Birding at Twilight

We were sitting on our patio at the end of the day, when the action started. First, a Hummingbird slap down occurred right in front of us.  I swear I saw tiny feathers fly.  The Hummer that hit the ground backed off to the safety of a low branch.

Then I heard a call that I haven’t heard in the backyard for awhile.  I was very pleased that I recognized it was a Summer Tanager.  Tanagers are not seed feeders and are harder to find in the trees.  I used a trick that I learned in a birding class to lure him out.  I turned on the Summer Tanager call on my bird app.  Soon the bird started coming closer and buzzing us as he flew over.  I managed to snap a photo, which is not great in the dimming light, but I did identify him with my binoculars.  After teasing the Tanager for awhile with the bird call, we started feeling bad for the poor guy looking for another of his kind and stopped.

While all that was going on, an American Crow was having quite a fit in a neighboring yard.  Usually, this means that a predator is near.  I finally spotted the raptor and could make out a white head.  I was hoping it was an Eagle, but it flew away quickly through the trees in the twilight with the Crow in pursuit  and I couldn’t get a good look.

All in all, it was a very entertaining evening.



17 Comments on “Birding at Twilight”

  1. A bird calling app!

  2. I’d say! I didn’t even know there were such apps.

  3. pbmgarden says:

    That’s so cool. I’ve seen Summer Tanager only once, back in my old garden. We had the pair, so one yellow, one red.

  4. shoreacres says:

    I saw my first hummingbird of the season yesterday. With no feeders, I don’t see them so often; this one was feeding at a blooming Mexican olive. The mix of birdsongs in the evening (and early morning) really is marvelous. I’m so glad for open windows, though I fear summer is coming, and the season of closed windows with it.

    On Friday night I was in Galveston, and I’ve never seen so many brown pelicans in my life. I’d never thought about the fact that they migrate, too. A birder on the west end of the island said they’ve been moving up the coast for a while, and just now had reached the upper Texas coast. There had to be thousands of them, moving in waves.

  5. Tina says:

    Great hummer shot–those are so hard to get! I’ve also enjoyed some Summer Tanager visitors; they always show up for some bee meals. I had a female and immature male for about a week, but haven’t seen them in about a week–very typical behavior from previously.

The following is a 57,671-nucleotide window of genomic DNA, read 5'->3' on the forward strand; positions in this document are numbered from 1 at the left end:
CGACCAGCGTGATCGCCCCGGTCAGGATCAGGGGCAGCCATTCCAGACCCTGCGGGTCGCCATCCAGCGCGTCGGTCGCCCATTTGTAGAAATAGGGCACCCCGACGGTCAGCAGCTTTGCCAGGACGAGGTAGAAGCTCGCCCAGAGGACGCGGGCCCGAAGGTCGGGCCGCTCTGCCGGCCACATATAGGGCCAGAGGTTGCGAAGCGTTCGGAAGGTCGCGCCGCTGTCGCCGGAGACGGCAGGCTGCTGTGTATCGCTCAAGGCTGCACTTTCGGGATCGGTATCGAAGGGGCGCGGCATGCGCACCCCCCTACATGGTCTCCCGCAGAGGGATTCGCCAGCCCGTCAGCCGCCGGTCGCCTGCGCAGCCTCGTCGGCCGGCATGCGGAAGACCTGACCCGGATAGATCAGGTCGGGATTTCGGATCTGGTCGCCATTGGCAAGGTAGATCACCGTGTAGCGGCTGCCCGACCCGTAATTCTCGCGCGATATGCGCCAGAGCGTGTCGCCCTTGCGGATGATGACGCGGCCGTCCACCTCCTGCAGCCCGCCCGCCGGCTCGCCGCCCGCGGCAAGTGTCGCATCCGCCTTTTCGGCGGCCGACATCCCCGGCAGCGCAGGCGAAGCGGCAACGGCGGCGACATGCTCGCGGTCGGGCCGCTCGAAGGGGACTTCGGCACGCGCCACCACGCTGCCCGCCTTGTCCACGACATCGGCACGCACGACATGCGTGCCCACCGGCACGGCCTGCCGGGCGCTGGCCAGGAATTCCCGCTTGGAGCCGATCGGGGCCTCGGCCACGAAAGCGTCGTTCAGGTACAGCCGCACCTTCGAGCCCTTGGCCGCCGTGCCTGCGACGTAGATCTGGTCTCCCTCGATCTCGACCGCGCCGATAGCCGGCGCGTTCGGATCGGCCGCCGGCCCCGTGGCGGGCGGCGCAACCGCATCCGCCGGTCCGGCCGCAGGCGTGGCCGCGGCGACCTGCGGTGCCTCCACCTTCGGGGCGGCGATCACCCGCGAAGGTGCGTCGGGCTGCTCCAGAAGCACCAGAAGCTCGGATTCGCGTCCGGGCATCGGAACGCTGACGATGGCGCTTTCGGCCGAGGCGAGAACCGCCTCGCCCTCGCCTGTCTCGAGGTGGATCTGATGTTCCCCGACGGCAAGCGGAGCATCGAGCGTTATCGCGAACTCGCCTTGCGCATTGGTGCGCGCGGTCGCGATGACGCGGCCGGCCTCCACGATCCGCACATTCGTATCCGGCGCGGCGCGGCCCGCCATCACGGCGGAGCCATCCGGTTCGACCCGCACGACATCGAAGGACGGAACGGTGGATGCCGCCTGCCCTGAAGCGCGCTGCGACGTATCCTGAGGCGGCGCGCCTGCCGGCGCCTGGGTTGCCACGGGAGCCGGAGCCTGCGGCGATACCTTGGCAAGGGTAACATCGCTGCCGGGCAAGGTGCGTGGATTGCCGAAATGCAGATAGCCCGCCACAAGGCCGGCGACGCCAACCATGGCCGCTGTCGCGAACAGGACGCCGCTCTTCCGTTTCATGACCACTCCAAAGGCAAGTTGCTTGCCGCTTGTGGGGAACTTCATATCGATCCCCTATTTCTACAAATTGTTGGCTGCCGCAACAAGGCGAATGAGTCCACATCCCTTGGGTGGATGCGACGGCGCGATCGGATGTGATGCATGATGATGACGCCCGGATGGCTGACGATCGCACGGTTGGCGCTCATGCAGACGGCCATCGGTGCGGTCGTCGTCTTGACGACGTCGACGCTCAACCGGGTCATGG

6. Christina says:

    You and my husband share a passion for bird-watching; I’m quite interested too. Before we went to Amsterdam to see the tulips we went to Ventotene an island off the coast between Rome and Naples. We were there to see the newly arriving migrating birds. The island is the first landfall for many of the birds arriving from Africa. they are exhausted and so more easy to see. Our guide said we saw 70 species in three days; but I don’t think I could claim quite as many!!! We have Golden Orioles in the garden at the moment but despite their brilliant colour I hear them but haven’t seen them yet.

    • We have the same thing with birds coming up from South America making landfall in part of Texas. I hope to go there some day. Sometimes I get lucky and the birds come farther inland to where I live.

  7. tonytomeo says:

    Do hummingbirds migrate away for the winter? They never leave here. Mount Umunhum is named for them.

    • The Ruby Throated leave around October. Occasionally some stay. I often get Rufous and Buff-bellied for the winter. I keep a feeder out all winter. Most of my plants froze this winter, but the Rufous stayed and fed on sugar water. I was in California many years ago and remember seeing flowering shrubs filled with hummingbirds.

      • tonytomeo says:

        Yes, I think that there might be more of them during winter. It seems odd to me that they would leave, but I suppose if they come here, they must be leaving somewhere else.
        Hummingbirds can be amusingly aggressive while defending their nests. I work with otherwise fearless arborists who are terrified of an angry hummingbird! We have delayed quite a few jobs because of nesting hummingbirds.

  8. Sheryl says:

    I never would have thought of using a call on a bird app. Great idea – I’m definitely not up to date on all the things that my phone will do.

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